Thursday, September 27, 2007

RIA Spectrum

With the release of the Technology Study we commissioned from Sonata it is now clear that there is a spectrum of RIA technologies that serve the diverse needs of Internet applications. These needs define a spectrum from simple B2C interfaces to the more complex highly visual interfaces of real-time dashboards.

We have created the following graphic to position the RIA technologies along a spectrum from B2C to B2E and B2B.


From the moment I first heard of Curl it was clear to me that it was uniquely suited for the demanding enterprise applications. But all our evidence was anecdotal. Now with the release of the Sonata report we have actual numbers to support that positioning.

We have been working with Jeffrey Hammond at Forrester to validate this positioning. It was good to see Jeffrey's comments in the Redmond Developer News article by John Waters.

"“Curl has positioned itself exclusively for enterprise organizations, and mainly for business-to-business apps… the Curl platform stacks up well against the competition”
Additionally we have been working with Ryan Stewart, RIA blogger at ZDnet to help educate the market on the Benefits of RIAs. We gave Ryan a preview of the Sonata report which he highlighted in this post.

One of the more interesting findings of the report the trade-off between the size of the run time environment and the size of the application download. The flowing graphs show the RTE sizes and application sizes.


While Ajax has no RTE it ncurs a heavy penalty with the largest application size. At the other end of the spectrum Curl's runtime is the largest at almost 8MB but using pCurl compression it has the smallest application size by a wide margin.

From The Desk
From the Desk

Richard Treadway

Friday, September 07, 2007

RIA Panel at Office 2.0

Jnan Dash

It has been a busy first day at Office 2.0. Marc, Jnan and I are here to represent Curl's Platform as an alternative to other more well know RIA alternatives such as Adobe's Flex.

Marc moderated a panel that explored the state of RIA adoption by enterprises in the

Representing the different RIA technologies were Peter Armstrong for Ruby, Kevin Hakman for Tibco, Ryan Stewart for Abobe, David Tempkin for Laszlo and of course our own Jnan Dash representing Curl.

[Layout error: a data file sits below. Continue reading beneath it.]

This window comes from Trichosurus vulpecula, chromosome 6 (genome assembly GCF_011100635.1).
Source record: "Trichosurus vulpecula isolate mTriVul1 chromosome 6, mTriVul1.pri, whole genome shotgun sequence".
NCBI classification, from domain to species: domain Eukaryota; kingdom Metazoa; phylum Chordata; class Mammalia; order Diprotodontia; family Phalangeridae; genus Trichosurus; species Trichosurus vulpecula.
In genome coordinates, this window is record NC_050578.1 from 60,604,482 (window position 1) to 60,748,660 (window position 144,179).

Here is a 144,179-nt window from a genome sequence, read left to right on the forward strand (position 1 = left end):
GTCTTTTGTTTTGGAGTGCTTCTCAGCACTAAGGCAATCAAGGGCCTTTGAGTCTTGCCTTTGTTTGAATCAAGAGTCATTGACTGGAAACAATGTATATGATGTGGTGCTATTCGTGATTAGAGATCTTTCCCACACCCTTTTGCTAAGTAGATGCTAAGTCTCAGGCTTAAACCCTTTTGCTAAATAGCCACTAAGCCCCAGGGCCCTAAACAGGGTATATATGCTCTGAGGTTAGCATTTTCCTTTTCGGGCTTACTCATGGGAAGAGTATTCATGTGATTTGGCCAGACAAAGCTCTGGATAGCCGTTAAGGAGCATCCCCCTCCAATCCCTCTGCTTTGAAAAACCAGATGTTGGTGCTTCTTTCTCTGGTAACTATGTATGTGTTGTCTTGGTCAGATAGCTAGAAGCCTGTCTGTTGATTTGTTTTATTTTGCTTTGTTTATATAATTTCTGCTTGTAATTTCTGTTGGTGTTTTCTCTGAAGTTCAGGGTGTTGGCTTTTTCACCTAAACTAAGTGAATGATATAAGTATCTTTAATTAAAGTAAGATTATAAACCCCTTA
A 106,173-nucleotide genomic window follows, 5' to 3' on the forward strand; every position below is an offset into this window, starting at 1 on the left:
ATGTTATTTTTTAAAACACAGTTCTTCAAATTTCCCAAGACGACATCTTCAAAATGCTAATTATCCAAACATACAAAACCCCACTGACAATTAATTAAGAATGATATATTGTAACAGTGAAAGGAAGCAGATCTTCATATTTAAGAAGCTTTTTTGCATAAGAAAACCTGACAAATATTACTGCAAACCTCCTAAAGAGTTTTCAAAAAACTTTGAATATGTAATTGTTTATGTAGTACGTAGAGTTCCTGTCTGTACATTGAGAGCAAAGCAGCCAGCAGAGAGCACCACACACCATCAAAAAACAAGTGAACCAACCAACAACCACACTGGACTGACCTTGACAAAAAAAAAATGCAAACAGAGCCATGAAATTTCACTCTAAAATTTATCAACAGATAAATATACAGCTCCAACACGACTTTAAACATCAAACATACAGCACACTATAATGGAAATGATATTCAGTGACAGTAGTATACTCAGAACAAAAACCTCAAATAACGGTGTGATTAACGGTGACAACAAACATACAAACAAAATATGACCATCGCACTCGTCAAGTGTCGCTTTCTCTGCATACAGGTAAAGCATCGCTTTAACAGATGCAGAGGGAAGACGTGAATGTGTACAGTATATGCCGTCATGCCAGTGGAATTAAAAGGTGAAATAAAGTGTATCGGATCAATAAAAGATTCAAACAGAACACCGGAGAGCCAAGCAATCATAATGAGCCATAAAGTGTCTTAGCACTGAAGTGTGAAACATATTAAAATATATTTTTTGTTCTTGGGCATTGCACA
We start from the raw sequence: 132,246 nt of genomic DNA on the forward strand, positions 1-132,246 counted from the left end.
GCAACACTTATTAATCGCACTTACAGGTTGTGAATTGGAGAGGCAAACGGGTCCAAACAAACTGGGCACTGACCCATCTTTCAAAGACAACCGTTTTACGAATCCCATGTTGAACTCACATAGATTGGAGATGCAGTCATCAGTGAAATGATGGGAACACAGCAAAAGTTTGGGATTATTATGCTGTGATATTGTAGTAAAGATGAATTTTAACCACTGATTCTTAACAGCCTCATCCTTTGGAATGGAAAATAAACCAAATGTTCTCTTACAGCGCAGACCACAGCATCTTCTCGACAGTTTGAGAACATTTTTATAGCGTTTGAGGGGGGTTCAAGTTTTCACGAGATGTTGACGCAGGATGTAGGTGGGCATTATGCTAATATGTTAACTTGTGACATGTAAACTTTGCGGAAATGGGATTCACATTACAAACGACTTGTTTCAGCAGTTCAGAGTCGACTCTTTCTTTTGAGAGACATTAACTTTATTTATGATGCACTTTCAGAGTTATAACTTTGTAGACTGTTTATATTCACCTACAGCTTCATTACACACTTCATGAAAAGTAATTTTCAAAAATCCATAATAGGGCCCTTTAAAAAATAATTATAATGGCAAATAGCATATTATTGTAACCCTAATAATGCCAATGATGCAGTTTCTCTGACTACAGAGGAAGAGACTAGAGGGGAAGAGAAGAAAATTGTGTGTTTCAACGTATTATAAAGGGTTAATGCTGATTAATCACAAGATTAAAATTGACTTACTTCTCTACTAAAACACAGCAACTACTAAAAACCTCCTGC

Marc did a great job moderating and got a lively discussion going.

Marc started the discussion by putting out a definition of RIA from Martin Heller at InfoWorld.

RIAs attempt to combine the strengths of desktop and Web applications without falling prey to their weaknesses. RIAs try to present most of their user interfaces at the client so that they can be responsive and the interface can be as complex as it needs to be. RIAs often do need an installation, but usually only for the runtime engine, which tends to be small and most often updates itself automatically. The RIA application itself typically launches from the remote server.

The first question was when will the fortune 1000 jump onto the RIA bandwagon?
Ryan made the point that it will be end users that will drive adoption, but many on the panel including Kevin and Jnan see that adoption is already underway and it is driven by real business needs.

Jnan pointed as we know that in Japan Curl is deployed in business critical applications at companies like Panasonic, Sony and Toyota. That matched Kevin's experience at Tibco were their fortune 1000 companies are seeing the benefit of RIA in particular at HR block.

All agreed with the point that it's hard to get enterprises to talk about applications behind the firewall. No one wants to give away their competitive differentiation.

Jnan pointed out an insight we got from our recent meeting with Accenture. As I have noted the adoption of RIA in Japan seems to be a couple of years ahead of the US. What the folks at Accenture pointed out is that Japan is much more prone to do in house IT development. This has lead them to implement solutions using RIA directly to satisfy business imperatives. In the US market IT is much more likely to choose packaged software over in house IT development. This means that RIA adoption will be driven by ISVs and to this point ISVs have not felt the competitive pressure to cause them to create better products through the deployment of RIA.

See also the post on the panel at Blognation by Tris Hussey

See also my photos of the panel discussion here.